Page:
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Chinese Wind on the Canvas

Posted November. 09, 2005 03:02,   


“From China To China”-

The “Special Exhibition of Chinese Modern Art-GROUNDING REALITY” is being held at the Seoul Arts Center located in Seocho-gu, Seoul from November 12 to December 5.

This exhibition, jointly held by the Chinese Art Research Institute (President Jeon Yoon-su) and Gallery Mi (President Lee Nan-young), is a mega scale one showing the current status of Chinese modern art. Being held at the same time as President Hu Jintao’s visit to Korea on the occasion of the Busan APEC summit, the exhibition displays 120 works by 25 world-renowned Chinese artists in painting, sculpture, installment art, and photograph.

Large paintings of Chinese women dressed in western style or young women using Chinese communist party uniforms as fashion items and fading Mao Zedong’s face shaped like an hourglass show a side of Chinese culture that is rapidly going down the path of capitalism.

Exhibition Director Lee Won-il says, “Visitors will be able to feel the dynamism of the 1.5 billion Chinese population including wit, humor, and the great nation’s tolerance through the works of the younger generation of Chinese artists who are quickly emerging in the global art scene.” Admission for adults is 8,000 won, middle and high school students 5,000 won, and elementary students 4,000 won. 02-542-3004.

Meanwhile at the Gallery Café Force in Gwansu-dong, Jongno-gu of Seoul, the exhibition “Uncharted Territory” introduces photo works of modern Chinese artists until November 30. Photographs of various scenes and people’s expressions of China amidst a massive wave of change are on display. 02-2268-1114.

The Korean art industry is also seeking to enter the Chinese market. President Kim Chang-il of Arario Gallery, a major collector in the art community who recently gained much interest with an unprecedented support measure for young artists, is opening “Arario Beijing,” the world’s largest gallery, in Beijing on December 10. This gallery, scheduled to open in the newly affluent Wangjing which is being developed in time with China’s hosting of the Olympics, has a staggering six buildings on a land of about 4,500 pyong. Four buildings will be used as galleries, one as an office, and one as storage.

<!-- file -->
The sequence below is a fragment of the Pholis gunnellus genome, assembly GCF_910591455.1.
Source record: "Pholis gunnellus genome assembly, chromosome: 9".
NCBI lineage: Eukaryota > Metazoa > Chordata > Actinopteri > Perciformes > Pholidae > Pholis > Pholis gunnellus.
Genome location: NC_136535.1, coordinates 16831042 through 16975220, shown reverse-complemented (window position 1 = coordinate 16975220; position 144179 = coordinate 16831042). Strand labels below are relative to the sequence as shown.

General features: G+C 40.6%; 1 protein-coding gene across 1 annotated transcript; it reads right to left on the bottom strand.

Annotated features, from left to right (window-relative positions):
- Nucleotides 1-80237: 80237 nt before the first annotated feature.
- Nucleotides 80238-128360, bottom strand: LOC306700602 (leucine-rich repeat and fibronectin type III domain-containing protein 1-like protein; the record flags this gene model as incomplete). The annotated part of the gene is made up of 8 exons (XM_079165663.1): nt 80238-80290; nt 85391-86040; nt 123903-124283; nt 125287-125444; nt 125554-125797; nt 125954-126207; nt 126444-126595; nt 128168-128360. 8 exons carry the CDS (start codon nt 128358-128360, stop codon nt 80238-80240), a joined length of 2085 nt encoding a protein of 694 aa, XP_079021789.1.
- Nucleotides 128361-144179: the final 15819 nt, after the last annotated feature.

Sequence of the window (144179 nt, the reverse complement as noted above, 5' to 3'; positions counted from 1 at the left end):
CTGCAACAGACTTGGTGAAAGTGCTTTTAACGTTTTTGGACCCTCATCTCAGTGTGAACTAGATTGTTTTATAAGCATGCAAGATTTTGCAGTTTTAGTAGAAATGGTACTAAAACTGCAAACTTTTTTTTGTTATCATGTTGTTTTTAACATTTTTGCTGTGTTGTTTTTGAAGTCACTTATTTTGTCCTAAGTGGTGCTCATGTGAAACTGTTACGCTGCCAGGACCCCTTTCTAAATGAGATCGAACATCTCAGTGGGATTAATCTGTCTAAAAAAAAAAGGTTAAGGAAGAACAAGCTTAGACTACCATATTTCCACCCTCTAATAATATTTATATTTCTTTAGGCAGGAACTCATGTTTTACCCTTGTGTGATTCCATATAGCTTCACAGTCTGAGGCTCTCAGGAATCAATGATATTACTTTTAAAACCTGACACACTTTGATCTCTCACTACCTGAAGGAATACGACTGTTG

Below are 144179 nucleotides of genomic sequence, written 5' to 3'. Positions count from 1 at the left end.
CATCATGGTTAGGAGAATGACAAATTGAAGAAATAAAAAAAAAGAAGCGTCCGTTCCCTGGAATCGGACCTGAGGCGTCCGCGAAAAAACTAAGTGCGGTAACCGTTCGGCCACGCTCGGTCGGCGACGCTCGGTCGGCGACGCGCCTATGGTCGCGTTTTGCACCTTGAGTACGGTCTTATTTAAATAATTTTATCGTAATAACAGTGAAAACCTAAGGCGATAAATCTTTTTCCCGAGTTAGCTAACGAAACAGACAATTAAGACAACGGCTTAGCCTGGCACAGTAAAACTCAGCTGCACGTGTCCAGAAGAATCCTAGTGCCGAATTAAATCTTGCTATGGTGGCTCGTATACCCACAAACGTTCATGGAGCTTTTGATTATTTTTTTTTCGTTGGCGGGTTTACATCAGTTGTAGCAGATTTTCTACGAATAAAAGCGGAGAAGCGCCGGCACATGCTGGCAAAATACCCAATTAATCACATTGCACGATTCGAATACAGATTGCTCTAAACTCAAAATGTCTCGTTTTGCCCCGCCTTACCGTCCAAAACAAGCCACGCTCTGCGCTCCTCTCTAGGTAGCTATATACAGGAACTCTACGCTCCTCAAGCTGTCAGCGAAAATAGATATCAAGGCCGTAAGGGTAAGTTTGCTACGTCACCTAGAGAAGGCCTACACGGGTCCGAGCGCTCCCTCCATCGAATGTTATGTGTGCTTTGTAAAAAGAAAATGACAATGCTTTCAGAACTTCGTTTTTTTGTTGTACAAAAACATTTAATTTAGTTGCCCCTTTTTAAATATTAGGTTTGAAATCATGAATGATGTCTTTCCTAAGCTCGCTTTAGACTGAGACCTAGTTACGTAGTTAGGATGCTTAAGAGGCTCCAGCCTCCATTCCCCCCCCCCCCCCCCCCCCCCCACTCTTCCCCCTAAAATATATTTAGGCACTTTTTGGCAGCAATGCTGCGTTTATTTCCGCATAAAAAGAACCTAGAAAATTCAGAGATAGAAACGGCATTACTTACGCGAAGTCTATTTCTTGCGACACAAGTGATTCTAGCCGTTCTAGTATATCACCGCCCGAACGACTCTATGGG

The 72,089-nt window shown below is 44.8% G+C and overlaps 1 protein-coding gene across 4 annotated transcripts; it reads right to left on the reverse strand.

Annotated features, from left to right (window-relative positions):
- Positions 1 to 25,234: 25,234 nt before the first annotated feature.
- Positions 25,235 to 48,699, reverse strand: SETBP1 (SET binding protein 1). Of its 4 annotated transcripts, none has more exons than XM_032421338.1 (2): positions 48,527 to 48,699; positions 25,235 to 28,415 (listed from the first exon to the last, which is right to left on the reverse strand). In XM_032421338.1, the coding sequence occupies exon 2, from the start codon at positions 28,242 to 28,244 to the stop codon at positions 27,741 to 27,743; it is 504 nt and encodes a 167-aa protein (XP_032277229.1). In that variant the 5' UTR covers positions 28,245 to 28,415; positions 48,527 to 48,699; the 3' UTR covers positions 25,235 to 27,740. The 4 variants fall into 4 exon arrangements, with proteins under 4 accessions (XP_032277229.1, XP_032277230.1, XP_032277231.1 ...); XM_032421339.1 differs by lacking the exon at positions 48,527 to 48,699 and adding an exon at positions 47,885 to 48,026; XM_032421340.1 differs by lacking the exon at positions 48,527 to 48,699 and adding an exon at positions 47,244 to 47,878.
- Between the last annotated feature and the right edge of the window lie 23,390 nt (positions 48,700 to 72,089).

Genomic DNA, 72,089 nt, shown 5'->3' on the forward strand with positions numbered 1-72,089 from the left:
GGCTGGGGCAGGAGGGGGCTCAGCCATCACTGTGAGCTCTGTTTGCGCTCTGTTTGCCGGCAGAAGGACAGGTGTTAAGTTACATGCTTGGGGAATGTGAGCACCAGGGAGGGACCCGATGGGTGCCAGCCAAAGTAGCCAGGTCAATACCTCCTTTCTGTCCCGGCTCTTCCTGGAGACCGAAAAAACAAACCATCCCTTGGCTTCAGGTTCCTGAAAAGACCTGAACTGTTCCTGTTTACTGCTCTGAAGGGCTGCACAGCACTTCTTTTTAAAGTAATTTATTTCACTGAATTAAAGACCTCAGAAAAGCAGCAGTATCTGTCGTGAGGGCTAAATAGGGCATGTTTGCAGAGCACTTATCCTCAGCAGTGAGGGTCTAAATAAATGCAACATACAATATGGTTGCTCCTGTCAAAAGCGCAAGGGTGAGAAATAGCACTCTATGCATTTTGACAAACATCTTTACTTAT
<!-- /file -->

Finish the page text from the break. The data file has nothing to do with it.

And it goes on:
Kim says, “It is true that China’s art market fell behind others due to a lack of a systematic art culture structure and a lack of understanding for western modern art even though it has a rich history, tradition, and amazing potential. However, the dominating forecast is that Asia, in particular China, will lead the modern art market following the United Kingdom and Germany. (www.arariobeijing.com.)

Making Chinese Art the Major Trend of the Global Art Market-

At the Sotherby’s Auction House in Queensway, Hong Kong, an auction of Chinese modern art was held on October 24. It was an uncommon auction with the modern art of a single nation.

With about 300 collectors from not only China but also Hong Kong, the United States, and Europe, the mood in the auction house was feverish as soon as the first of 103 works was introduced. Most items were successfully bid at high prices that were double the expected prices. In particular, the works of the so-called “three stars” Zhang Xiaogang, Yue Minjun, and Fang Lijun were sold three to four times the expected prices.

President Lee Dong-jae of Artside Gallery, who introduced Chinese art in Korea a decade ago, provided a review on the auction, saying, “The global art market has not shown much dynamism. In contrast, the fervor for Chinese art is so hot that it is sometimes viewed as a bubble. The unique artistic style resulting from an amazing speed of economic development and a dynamic social atmosphere, the mysterious aura of selected artists from a population of 1.5 billion, and a unique style never seen before in modern art are winning the hearts of collectors who are looking for something new.”

Mun-Myung Huh angelhuh@donga.com